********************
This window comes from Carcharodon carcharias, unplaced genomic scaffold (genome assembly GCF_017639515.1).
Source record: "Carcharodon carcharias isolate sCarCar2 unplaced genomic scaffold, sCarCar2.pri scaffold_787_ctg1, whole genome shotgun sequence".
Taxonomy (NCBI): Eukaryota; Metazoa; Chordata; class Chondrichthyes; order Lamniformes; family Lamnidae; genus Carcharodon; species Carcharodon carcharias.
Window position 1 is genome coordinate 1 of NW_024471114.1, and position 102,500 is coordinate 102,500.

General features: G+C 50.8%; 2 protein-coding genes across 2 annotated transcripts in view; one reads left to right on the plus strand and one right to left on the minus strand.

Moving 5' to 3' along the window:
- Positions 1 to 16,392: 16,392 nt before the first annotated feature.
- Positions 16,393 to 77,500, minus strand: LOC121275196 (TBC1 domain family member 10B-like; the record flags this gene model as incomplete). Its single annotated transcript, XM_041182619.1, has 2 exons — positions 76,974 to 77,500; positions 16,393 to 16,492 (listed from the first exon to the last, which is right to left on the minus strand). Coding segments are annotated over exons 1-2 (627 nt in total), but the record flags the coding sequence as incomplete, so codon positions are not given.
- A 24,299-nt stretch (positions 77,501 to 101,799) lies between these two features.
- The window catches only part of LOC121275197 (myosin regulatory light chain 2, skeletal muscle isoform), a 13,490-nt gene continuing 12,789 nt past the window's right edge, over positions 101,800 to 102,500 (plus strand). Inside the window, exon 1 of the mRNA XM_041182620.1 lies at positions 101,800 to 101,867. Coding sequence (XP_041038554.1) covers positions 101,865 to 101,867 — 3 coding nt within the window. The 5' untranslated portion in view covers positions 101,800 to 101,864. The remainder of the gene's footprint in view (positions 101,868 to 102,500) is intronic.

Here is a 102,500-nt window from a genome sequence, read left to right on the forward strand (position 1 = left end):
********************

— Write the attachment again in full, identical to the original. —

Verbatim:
This window comes from Carcharodon carcharias, unplaced genomic scaffold (genome assembly GCF_017639515.1).
Source record: "Carcharodon carcharias isolate sCarCar2 unplaced genomic scaffold, sCarCar2.pri scaffold_787_ctg1, whole genome shotgun sequence".
Taxonomy (NCBI): Eukaryota; Metazoa; Chordata; class Chondrichthyes; order Lamniformes; family Lamnidae; genus Carcharodon; species Carcharodon carcharias.
Window position 1 is genome coordinate 1 of NW_024471114.1, and position 102,500 is coordinate 102,500.

General features: G+C 50.8%; 2 protein-coding genes across 2 annotated transcripts in view; one reads left to right on the plus strand and one right to left on the minus strand.

Moving 5' to 3' along the window:
- Positions 1 to 16,392: 16,392 nt before the first annotated feature.
- Positions 16,393 to 77,500, minus strand: LOC121275196 (TBC1 domain family member 10B-like; the record flags this gene model as incomplete). Its single annotated transcript, XM_041182619.1, has 2 exons — positions 76,974 to 77,500; positions 16,393 to 16,492 (listed from the first exon to the last, which is right to left on the minus strand). Coding segments are annotated over exons 1-2 (627 nt in total), but the record flags the coding sequence as incomplete, so codon positions are not given.
- A 24,299-nt stretch (positions 77,501 to 101,799) lies between these two features.
- The window catches only part of LOC121275197 (myosin regulatory light chain 2, skeletal muscle isoform), a 13,490-nt gene continuing 12,789 nt past the window's right edge, over positions 101,800 to 102,500 (plus strand). Inside the window, exon 1 of the mRNA XM_041182620.1 lies at positions 101,800 to 101,867. Coding sequence (XP_041038554.1) covers positions 101,865 to 101,867 — 3 coding nt within the window. The 5' untranslated portion in view covers positions 101,800 to 101,864. The remainder of the gene's footprint in view (positions 101,868 to 102,500) is intronic.

Here is a 102,500-nt window from a genome sequence, read left to right on the forward strand (position 1 = left end):